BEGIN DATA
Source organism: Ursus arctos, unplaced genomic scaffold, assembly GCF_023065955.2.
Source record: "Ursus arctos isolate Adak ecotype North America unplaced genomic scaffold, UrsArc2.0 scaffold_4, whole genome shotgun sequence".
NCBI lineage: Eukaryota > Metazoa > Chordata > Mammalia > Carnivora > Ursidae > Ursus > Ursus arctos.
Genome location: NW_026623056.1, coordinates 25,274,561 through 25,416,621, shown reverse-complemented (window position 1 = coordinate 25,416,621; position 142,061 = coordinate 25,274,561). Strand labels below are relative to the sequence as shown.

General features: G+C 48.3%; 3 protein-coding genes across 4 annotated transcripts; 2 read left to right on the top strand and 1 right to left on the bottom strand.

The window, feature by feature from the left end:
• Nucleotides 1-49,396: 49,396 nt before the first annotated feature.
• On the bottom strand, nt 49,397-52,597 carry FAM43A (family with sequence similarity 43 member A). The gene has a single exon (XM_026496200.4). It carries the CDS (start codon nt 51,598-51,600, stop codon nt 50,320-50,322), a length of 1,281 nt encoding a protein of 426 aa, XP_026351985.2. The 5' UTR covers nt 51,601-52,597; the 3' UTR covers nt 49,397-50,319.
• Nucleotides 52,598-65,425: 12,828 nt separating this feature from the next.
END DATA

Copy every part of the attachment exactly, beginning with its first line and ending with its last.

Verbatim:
Source organism: Ursus arctos, unplaced genomic scaffold, assembly GCF_023065955.2.
Source record: "Ursus arctos isolate Adak ecotype North America unplaced genomic scaffold, UrsArc2.0 scaffold_4, whole genome shotgun sequence".
NCBI lineage: Eukaryota > Metazoa > Chordata > Mammalia > Carnivora > Ursidae > Ursus > Ursus arctos.
Genome location: NW_026623056.1, coordinates 25,274,561 through 25,416,621, shown reverse-complemented (window position 1 = coordinate 25,416,621; position 142,061 = coordinate 25,274,561). Strand labels below are relative to the sequence as shown.

General features: G+C 48.3%; 3 protein-coding genes across 4 annotated transcripts; 2 read left to right on the top strand and 1 right to left on the bottom strand.

The window, feature by feature from the left end:
• Nucleotides 1-49,396: 49,396 nt before the first annotated feature.
• On the bottom strand, nt 49,397-52,597 carry FAM43A (family with sequence similarity 43 member A). The gene has a single exon (XM_026496200.4). It carries the CDS (start codon nt 51,598-51,600, stop codon nt 50,320-50,322), a length of 1,281 nt encoding a protein of 426 aa, XP_026351985.2. The 5' UTR covers nt 51,601-52,597; the 3' UTR covers nt 49,397-50,319.
• Nucleotides 52,598-65,425: 12,828 nt separating this feature from the next.